Metaphysics of Faerie, Conclusion (part 2)
The previous post ended with the statement that what we find in Tolkien is less an uncritical adoption of Thomistic ideas, but as one would expect of someone of Tolkien’s genius and originality, a creative appropriation and adaptation of Thomas’s thought for his own literary purposes. I want to suggest, however, that even here there would seem to be something remotely Thomistic in Tolkien’s creative departures from St. Thomas, for the latter’s own thought was nothing if not a profoundly creative appropriation and application of the metaphysics of his forbears. It was the infallible insight afforded by Christian revelation, after all, that arguably allowed St. Thomas to discern and exploit hitherto unrealized potentialities in the thought of his predecessors, as when he used Aristotle’s act-potency distinction, for example, to transcend Aristotle by means of his own essence-existence distinction; or when he utilized Aristotelian arguments to prove the arguably un-Aristotelian conclusion that the soul is both a form and a subsistent being capable of existing independently of the body of which it is the form; or when, in a clever application of the Neoplatonic logic of emanation, he argued the distinctly anti-Neoplatonic conclusion that the Creator alone can create. These are just a few examples of Thomas’s own metaphysical innovation and the kind of thing Chesterton may have had in mind when he said that St. Thomas had “the imagination without the imagery.”
In Tolkien, by contrast, I submit that we meet with a metaphysician who had both the imagination and the imagery, which brings us to the point I wish to end with here. The primary objective of my work on Tolkien and Aquinas has been to enlist the metaphysical thought of St. Thomas in an effort to better understand an important yet hitherto largely unexamined dimension of Tolkien’s literary project. In short, it has been occupied with the question, “What does St. Thomas Aquinas have to offer our understanding of J.R.R. Tolkien?” But Tolkien’s own project was the self-conscious one of “recovery,” that is, the “regaining of a clear view” of the world, the same world that St. Thomas labored assiduously to explain, and yet whose explanation has become largely lost and to a large extent even unintelligible to the modern world. If so, to the extent to which Tolkien’s own project of “recovery” has been successful, and to the extent that his project has been informed and guided by the metaphysical sensibility of St. Thomas, an appropriate question to ask would seem to be this: “What, if anything, does J.R.R. Tolkien have to offer St. Thomas Aquinas?” Might Tolkien, in other words, help us also recover the kind of metaphysical insight possessed by St. Thomas?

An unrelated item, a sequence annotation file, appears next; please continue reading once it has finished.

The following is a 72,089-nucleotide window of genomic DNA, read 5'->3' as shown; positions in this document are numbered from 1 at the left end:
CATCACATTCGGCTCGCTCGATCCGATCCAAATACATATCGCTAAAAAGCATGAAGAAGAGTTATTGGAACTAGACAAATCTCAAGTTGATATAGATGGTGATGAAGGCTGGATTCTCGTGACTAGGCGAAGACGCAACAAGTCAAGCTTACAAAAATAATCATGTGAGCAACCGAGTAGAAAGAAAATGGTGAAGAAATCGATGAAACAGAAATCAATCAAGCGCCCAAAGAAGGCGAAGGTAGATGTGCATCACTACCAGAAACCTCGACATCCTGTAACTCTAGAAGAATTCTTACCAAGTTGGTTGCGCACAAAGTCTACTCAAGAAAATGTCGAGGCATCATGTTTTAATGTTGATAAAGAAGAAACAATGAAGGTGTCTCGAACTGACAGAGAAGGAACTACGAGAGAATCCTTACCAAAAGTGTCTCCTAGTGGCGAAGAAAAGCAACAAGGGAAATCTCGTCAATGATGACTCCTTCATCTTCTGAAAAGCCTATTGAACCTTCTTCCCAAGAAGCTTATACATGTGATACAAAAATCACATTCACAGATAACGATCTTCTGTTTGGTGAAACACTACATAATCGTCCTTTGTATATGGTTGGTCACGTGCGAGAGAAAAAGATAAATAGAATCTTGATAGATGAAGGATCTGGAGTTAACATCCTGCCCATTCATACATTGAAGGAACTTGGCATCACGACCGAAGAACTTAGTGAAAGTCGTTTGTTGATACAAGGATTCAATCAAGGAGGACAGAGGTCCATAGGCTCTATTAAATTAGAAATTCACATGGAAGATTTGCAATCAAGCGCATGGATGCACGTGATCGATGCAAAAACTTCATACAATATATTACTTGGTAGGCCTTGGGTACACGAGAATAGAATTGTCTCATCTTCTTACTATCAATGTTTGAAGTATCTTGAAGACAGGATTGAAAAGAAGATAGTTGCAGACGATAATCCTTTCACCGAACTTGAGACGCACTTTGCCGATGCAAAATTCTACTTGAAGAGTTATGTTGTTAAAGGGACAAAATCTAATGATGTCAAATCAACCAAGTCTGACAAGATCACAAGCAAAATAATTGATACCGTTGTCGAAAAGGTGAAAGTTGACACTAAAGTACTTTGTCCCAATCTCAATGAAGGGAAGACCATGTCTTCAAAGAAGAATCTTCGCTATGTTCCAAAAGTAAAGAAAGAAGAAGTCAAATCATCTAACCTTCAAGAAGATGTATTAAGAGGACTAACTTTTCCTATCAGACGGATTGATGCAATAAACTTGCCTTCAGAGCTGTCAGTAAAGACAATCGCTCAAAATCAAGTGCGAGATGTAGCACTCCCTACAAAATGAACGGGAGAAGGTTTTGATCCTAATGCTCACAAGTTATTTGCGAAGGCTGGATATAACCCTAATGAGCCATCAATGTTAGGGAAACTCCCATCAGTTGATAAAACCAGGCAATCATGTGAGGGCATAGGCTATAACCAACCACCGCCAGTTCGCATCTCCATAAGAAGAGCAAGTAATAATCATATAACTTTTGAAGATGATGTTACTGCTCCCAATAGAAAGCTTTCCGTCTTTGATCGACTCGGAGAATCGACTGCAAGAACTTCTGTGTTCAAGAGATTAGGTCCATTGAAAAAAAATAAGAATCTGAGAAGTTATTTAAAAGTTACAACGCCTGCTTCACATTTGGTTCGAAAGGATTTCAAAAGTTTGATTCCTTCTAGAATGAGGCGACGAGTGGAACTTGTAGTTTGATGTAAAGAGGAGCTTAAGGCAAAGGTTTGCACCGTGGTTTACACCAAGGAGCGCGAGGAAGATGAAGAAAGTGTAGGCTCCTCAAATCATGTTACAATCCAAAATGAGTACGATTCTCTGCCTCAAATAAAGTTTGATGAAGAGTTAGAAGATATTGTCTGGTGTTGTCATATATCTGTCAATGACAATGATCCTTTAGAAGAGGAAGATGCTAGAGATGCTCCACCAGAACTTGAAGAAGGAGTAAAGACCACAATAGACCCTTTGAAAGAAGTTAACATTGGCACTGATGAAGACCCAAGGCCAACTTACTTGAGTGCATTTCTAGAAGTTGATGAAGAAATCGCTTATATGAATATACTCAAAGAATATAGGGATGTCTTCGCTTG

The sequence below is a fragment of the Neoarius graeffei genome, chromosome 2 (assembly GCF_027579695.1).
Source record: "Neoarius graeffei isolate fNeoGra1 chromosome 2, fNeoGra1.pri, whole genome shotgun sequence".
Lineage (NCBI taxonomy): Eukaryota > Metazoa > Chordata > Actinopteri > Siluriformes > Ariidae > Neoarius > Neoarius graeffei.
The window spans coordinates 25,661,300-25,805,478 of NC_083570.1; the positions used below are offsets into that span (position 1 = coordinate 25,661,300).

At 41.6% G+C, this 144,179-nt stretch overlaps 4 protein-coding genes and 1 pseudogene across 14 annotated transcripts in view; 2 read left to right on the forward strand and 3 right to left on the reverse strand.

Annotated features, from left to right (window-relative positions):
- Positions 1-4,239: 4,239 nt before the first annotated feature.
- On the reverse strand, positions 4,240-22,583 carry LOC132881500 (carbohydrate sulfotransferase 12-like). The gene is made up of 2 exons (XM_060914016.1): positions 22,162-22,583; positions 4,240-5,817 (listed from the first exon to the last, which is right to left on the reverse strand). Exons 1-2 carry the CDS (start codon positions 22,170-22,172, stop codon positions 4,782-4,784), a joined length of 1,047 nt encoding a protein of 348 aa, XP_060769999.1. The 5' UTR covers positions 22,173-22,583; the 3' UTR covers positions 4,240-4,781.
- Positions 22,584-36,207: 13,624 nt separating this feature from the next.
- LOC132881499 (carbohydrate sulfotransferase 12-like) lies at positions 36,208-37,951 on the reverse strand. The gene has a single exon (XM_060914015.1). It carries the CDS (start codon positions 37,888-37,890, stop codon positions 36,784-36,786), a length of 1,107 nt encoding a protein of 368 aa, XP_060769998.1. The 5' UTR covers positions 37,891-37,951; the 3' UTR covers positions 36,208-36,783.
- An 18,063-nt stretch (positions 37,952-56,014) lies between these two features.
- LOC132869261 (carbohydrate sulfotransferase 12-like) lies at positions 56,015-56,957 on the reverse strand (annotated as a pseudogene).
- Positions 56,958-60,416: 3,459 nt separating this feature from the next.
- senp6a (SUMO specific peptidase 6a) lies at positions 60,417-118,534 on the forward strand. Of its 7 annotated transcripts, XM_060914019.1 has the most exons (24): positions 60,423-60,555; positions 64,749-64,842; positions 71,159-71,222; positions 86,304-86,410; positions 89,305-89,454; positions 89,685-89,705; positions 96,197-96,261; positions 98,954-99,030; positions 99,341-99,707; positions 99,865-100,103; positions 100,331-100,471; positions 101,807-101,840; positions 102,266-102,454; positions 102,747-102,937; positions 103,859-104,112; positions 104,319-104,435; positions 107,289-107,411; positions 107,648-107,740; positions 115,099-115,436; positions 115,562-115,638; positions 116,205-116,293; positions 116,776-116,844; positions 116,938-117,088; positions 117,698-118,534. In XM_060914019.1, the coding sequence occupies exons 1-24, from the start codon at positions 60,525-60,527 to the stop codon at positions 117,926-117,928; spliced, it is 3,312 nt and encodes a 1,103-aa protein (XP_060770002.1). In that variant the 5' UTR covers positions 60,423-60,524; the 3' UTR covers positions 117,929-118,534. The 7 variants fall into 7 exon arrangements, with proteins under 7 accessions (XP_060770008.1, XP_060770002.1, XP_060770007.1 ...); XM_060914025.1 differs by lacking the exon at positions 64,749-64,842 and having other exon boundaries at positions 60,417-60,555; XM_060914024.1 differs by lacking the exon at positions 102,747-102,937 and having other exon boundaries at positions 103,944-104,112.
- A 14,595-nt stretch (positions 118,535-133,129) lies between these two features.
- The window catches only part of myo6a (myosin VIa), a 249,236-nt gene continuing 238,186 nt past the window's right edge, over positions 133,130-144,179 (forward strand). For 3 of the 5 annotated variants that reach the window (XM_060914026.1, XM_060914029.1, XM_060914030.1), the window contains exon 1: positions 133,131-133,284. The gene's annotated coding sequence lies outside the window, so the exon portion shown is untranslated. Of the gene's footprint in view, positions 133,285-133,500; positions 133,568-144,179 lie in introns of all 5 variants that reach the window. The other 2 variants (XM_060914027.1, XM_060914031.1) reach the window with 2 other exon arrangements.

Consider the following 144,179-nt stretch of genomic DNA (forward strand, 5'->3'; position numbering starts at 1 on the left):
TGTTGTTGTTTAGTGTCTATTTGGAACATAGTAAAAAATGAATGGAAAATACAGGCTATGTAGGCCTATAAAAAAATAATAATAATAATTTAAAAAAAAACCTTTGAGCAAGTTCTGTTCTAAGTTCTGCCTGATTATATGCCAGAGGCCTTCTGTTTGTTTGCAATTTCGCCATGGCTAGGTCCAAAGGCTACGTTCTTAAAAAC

(to be continued….)
 Chesterton, St. Thomas Aquinas: “The Dumb Ox,” 152-3.